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“The only thing necessary for these diseases to the triumph is for good people and governments to do nothing.”

Statistical Research on Stigma Issues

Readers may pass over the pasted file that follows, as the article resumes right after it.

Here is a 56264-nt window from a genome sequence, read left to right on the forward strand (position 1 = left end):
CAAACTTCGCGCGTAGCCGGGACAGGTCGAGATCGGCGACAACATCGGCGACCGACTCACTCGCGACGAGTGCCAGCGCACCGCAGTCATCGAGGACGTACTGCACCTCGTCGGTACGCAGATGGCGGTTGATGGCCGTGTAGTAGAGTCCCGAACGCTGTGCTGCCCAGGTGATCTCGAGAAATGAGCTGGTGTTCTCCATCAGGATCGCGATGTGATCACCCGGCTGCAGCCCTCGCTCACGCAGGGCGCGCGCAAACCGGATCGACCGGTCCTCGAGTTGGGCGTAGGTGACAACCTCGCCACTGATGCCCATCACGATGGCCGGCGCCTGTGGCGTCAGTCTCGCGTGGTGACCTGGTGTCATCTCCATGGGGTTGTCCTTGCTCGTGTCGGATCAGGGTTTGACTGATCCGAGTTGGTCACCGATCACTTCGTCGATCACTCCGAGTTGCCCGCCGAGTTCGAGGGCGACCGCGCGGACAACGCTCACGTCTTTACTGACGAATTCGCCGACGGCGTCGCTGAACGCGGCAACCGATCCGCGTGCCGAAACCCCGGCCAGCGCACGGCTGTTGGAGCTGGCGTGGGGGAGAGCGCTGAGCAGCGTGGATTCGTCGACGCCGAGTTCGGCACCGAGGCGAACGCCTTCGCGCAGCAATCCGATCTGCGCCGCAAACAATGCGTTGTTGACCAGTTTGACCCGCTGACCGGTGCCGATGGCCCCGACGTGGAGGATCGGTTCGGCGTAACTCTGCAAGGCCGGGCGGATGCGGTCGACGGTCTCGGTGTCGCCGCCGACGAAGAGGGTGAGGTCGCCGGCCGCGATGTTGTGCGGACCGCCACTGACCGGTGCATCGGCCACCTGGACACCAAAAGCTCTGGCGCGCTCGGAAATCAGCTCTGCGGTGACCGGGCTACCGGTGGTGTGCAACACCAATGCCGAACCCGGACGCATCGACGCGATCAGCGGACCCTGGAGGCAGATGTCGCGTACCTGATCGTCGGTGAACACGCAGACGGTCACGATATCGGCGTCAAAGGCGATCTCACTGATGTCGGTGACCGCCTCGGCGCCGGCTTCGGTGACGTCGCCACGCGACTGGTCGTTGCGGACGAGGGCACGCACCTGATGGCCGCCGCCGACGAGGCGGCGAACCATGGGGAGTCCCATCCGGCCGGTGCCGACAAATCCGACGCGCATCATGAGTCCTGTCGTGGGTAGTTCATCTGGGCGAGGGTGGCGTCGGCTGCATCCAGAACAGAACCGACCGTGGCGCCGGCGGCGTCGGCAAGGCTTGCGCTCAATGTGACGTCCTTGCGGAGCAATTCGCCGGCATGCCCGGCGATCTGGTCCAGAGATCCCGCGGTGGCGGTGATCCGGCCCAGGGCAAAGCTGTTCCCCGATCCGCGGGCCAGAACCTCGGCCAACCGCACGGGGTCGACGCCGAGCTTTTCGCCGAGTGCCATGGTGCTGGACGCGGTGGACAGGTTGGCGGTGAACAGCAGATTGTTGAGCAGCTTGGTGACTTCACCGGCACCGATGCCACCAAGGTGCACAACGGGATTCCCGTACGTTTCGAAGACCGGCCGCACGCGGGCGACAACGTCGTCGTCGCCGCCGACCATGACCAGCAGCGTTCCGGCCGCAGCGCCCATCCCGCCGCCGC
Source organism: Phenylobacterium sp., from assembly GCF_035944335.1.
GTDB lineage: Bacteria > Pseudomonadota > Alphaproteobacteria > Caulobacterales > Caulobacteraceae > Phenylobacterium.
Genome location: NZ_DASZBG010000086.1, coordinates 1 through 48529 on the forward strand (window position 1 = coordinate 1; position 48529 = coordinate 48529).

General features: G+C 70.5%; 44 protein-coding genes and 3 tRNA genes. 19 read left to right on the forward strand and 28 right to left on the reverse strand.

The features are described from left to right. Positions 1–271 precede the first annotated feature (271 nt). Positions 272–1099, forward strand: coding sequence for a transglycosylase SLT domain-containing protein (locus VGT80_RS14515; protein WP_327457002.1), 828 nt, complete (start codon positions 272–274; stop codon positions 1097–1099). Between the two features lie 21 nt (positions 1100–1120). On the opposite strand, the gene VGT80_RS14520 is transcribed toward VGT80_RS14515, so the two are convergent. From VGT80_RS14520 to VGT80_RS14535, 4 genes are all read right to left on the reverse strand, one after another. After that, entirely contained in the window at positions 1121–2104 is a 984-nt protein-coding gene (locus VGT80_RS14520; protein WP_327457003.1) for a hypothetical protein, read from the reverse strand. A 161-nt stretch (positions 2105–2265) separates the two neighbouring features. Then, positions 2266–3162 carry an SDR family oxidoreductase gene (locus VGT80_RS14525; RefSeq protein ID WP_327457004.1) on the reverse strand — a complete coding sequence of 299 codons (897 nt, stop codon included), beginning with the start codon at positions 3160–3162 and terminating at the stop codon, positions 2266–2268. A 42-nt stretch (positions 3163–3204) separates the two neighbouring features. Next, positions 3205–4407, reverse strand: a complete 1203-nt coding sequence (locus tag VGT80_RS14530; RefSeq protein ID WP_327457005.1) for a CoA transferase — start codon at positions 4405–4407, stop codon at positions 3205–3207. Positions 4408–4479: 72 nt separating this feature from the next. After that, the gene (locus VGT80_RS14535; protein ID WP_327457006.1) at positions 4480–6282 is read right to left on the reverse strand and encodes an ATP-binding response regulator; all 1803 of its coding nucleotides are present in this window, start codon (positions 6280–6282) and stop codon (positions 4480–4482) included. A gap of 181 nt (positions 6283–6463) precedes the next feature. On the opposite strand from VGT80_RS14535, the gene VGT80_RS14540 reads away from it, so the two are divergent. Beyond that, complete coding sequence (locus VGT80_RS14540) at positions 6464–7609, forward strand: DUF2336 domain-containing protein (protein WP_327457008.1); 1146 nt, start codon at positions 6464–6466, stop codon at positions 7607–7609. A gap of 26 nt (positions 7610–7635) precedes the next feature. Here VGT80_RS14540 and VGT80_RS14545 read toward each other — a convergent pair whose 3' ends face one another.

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"Stigma is an important consideration for health policy and clinical practice for several reasons. It contributes to the suffering from illness in various ways, and it may delay appropriate help-seeking or terminate treatment for treatable health problems. For diseases and disorders that are highly stigmatized, the impact of the meaning of the disease may be as great or a greater source of suffering than symptoms of a disease. An early presentations of paucibacillary leprosy as a painless depigmented or anaesthetic patch is an example. Hearing the diagnosis is more troubling than symptoms of the disease. Social science studies of stigma regard it fundamentally as a problem arising from social interactions. Goffman and other researchers have also recognized self-perceived stigma, which may also be troubling and responsible for diminished self-esteem whether or not it arises from an actual interaction, and whether or not this perceived stigma accurately reflects the critical views of others. Stigma impairs the quality of life through concerns about disclosure, and it affects work, education, marriage, and family life. Although its impact is likely to be overlooked in the calculation of Disability-adjusted life-years stigma contributes to what WHO's Nations for Mental health Program calls the hidden burden of mental illness. In addition to the suffering it brings, research also shows that stigma and labelling may affect the course of recovery